Tuesday, December 05, 2017

Kuhn and Hebrew philology?

Counting and Weighing: On the Role of Intuition in Philology and Linguistics, with Some Thoughts on Linguistic Comments by R. E. Friedman in The Exodus

The intuition of established scholars often holds them back from appreciating revolutionary advances in the understanding of how the biblical texts evolved and how to view their language in that context. Kuhn’s theory of paradigm shifts helps elucidate what is currently going on in our field. We use Richard Friedman’s new book on the exodus as an example of the old paradigm and juxtapose it with the emerging paradigm that is founded on more robust data collection and analysis.

See Also: An Unsettling Divide in Linguistic Dating and Historical Linguistics

Linguistic Dating of Biblical Texts

Unhistorical Hebrew Linguistics: A Cautionary Tale

A Very Tall “Cautionary Tale”: A Response to Ron Hendel

By Martin Ehrensvärd
Associate Professor
Faculty of Theology
University of Copenhagen

with collaboration by

Robert Rezetko
Research Associate
Radboud University Nijmegen & University of Sydney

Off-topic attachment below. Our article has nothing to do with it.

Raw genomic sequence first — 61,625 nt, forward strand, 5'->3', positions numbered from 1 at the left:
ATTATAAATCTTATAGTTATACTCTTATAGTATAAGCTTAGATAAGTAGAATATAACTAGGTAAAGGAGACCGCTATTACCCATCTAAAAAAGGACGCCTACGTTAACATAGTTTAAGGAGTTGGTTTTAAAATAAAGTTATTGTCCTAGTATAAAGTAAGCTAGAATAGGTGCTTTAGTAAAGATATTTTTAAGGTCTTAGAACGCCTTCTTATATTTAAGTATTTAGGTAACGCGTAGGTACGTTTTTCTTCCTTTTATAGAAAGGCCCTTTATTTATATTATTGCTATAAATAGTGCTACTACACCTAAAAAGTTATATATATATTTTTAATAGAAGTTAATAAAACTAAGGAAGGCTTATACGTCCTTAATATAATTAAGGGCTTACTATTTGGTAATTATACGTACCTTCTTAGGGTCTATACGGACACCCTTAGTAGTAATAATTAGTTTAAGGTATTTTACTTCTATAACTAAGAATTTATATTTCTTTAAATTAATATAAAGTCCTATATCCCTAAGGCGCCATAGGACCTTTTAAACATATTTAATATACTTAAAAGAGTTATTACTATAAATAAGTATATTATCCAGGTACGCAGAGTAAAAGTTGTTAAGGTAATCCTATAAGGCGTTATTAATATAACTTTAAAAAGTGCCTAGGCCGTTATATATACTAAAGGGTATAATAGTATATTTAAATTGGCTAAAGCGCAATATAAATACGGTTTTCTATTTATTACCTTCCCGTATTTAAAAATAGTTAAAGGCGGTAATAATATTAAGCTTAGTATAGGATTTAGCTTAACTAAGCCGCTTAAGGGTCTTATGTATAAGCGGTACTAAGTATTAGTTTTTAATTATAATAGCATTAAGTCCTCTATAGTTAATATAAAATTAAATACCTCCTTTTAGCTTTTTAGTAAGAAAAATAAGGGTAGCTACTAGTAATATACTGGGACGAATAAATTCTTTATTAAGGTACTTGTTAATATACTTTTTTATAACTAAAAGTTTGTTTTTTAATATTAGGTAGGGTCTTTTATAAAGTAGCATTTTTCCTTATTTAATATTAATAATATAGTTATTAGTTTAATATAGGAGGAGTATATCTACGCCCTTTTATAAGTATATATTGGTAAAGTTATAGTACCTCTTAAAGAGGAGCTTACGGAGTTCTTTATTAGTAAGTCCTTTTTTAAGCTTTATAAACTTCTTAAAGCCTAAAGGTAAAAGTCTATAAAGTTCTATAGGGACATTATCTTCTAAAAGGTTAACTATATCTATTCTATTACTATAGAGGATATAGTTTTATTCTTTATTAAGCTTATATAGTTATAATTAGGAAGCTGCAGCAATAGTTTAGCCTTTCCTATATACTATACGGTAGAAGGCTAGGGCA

Ian Young
Associate Professor
Department of Hebrew, Biblical and Jewish Studies
University of Sydney
November 2017
I think that if comparative philology could establish a decisive diachronic typology of Biblical Hebrew with anchored absolute dates, it would have by now. The discussion would basically be over and we would just be mopping up the details. But the situation seems to be more complicated. That is perhaps not surprising, given the complicated (and still poorly understood) history of the transmission of the Hebrew Bible.

That said, I find appeals to Kuhn's model of paradigm shift almost always to be unpersuasive. Everyone just imagines that they are part of the new paradigm and their opponents are stuck in the old one. Then the confirmation bias of both sides makes them see only the evidence that their paradigm is the shift.

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